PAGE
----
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I've just read Network Your Way to Millions by Russ Paley for the second time, and I am in awe over how much good information it contains. I confess that for a moment I was tempted to begin this review by calling it the Think and Grow Rich of Network Marketing, but that would be a mistake. T&GR, as many readers know, is the best-selling business book of all time - and continues to be the bible of entrepreneurship for countless achievers after more than half a century. Network Your Way to Millions(NYWTM) has what it takes to be the bible of MLM, but it is no Think and Grow Rich. The first big difference is that author Napoleon Hill - although a gifted writer and synthesizer of entrepreneurial wisdom - died a financial failure. This won't happen to Paley, who made $4 million as a distributor while still in his twenties, and now, at 30, is assured of a lifetime income. Another major difference is that T&GR was written to be a motivational tour de force, a book without nuts and bolts business details aimed at psyching you up into a white hot passion for success. NYWTM takes the opposite approach. It tells you exactly how to do the business at every step along the way. Strangely enough, this pragmatic approach, coupled with the author's common sense and credibility, makes Paley even more motivating - and more satisfying to read - than Hill. NYWTM offers the highest form of motivation because it is based on realistic expectations. Word for word, it is a more useful book than Hill's.

In reading this book, two things become quickly evident. First, Russ Paley himself is a very smart businessperson. Second, you don't have to be a gifted businessperson yourself to succeed in MLM - provided you follow in the footsteps of those who have gone before you.

Paley has packed this book with the accumulated and tested wisdom of the industry, and, more specifically, the ideas that have worked for him. The book has no hot new theories intended to wow the reader, and not much in the way of grand generalizations. It keeps its nose to the grindstone, telling what works. Everything is presented from the standpoint of building a sound, enduring organization and an income stream that will last a lifetime.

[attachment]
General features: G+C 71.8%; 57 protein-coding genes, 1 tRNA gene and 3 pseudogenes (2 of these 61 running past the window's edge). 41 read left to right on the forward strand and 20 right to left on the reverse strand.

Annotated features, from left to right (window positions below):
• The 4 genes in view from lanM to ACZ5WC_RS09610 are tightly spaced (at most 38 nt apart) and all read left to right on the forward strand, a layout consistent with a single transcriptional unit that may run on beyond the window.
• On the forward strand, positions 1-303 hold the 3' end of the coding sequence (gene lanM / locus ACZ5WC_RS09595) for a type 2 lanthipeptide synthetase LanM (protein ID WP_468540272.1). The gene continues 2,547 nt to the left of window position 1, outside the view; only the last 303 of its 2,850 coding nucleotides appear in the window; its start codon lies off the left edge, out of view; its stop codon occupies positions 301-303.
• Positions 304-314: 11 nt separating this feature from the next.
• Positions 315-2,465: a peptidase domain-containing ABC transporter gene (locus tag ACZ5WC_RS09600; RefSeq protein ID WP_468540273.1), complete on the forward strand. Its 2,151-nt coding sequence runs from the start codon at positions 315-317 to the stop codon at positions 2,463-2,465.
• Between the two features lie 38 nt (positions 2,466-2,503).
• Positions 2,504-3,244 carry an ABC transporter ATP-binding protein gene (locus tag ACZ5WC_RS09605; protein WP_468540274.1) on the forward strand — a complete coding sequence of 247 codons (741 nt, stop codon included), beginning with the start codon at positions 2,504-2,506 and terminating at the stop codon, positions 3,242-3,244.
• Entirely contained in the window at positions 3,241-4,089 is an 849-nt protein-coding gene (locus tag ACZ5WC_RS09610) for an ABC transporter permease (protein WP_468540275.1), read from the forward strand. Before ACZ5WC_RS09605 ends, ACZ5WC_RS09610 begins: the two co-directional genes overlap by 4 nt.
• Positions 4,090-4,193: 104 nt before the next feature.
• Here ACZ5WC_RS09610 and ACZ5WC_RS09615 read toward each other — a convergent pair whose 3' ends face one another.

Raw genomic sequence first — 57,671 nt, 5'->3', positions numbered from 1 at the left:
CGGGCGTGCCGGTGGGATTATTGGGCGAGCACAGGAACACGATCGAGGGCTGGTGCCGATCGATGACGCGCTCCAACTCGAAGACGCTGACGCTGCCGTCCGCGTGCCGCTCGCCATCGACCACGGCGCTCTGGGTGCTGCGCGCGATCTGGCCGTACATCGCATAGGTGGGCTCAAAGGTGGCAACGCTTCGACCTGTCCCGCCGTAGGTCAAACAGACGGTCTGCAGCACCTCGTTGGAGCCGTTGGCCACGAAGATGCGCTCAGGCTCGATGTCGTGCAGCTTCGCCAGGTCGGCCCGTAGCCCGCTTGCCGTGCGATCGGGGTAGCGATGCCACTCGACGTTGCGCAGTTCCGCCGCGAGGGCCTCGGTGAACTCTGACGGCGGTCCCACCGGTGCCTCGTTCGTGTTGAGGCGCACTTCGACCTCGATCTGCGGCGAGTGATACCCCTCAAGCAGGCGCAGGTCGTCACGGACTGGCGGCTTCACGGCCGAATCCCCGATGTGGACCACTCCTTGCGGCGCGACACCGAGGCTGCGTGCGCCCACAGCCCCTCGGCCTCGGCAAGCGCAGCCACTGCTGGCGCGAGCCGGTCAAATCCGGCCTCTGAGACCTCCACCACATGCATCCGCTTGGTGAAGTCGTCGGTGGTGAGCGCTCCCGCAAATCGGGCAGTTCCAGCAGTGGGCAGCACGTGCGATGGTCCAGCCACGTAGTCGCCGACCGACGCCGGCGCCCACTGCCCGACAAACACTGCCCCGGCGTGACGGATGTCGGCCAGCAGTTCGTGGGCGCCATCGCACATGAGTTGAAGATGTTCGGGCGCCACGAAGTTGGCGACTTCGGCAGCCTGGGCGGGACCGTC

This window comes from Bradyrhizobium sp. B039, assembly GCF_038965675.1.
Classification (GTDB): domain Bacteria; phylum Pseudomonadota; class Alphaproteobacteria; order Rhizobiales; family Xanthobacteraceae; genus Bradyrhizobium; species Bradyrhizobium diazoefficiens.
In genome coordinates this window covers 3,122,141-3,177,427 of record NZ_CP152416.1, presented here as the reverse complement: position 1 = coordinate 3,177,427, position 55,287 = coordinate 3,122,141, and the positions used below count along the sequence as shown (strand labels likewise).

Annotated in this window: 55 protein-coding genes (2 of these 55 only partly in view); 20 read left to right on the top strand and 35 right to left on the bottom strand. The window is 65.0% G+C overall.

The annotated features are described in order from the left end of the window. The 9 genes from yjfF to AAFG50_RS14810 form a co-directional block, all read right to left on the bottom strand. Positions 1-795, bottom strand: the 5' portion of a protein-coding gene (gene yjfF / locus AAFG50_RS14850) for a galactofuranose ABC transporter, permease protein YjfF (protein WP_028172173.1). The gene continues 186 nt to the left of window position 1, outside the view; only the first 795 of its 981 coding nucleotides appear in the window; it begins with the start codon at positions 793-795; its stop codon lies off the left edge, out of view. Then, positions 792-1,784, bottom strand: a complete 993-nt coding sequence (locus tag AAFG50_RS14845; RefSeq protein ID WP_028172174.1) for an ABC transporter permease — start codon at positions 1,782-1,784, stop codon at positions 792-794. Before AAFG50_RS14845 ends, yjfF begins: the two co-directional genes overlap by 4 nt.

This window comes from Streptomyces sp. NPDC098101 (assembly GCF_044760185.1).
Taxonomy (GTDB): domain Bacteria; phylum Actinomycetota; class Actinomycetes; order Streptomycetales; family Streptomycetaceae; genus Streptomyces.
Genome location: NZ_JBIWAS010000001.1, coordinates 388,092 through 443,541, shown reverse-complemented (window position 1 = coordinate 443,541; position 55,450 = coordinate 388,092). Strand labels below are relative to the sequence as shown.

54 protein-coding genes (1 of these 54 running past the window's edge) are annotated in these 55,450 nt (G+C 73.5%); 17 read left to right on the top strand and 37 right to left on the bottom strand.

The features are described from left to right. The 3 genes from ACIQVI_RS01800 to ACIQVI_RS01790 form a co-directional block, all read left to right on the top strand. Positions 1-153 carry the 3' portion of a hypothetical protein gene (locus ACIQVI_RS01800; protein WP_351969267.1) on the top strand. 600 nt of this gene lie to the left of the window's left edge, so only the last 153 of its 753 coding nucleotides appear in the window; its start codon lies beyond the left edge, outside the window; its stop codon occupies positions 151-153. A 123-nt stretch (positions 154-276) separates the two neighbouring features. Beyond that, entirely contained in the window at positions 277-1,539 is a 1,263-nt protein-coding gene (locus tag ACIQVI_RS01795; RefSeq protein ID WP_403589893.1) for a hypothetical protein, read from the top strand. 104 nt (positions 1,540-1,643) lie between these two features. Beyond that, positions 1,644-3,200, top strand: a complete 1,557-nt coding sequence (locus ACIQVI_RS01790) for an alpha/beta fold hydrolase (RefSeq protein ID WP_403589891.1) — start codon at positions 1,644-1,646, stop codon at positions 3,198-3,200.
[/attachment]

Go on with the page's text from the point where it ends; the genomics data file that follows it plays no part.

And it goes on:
When Paley describes a technique or approach - working a trade show, building on the internet, or advertising, to name a few - he spells out exactly what problems and opportunities you can expect and notes the method's advantages and disadvantages. Paley has a sort of mother-hen-type genius for zeroing in on potential missteps and pushing you back on track. For example, we get some savvy advice on the use of compliments, then a warning about the dangers of flattery.

Paley is masterful on detail, as well - he tells how to create the image of an "overflow crowd," notes when you should raise your voice a notch to emphasize that you are serious, and explains what you have to do to get a specific tax write-off. (The six-page appendix on tax saving tips for home-based businesses from CPA Randy Fischel is reason enough for some people to buy the book.)

You'll find in this book virtually every explanation or argument you will ever need to make on behalf of Network Marketing. It even includes a dialogue aimed at helping someone go about the delicate task of calling on a friend with whom he once lost money in a home-based business. Paley also has a keen sense of how to win the confidence of the highly successful.

If I were choosing a Network Marketing mentor and coach for someone I truly cared about - my children or other family members, for example - this book would lead me to choose Russ Paley. He is tough-minded, ethical, and smart. I also suspect he would at times be impatient, demanding, and brusque - but he would help his downline create long-range, lasting success. Come to think of it, that's exactly what he has done.

- Scott DeGarmo

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Reprinted with permission from Upline, Reviews - October 1999, 888-UPLINE-1, http://www.upline.com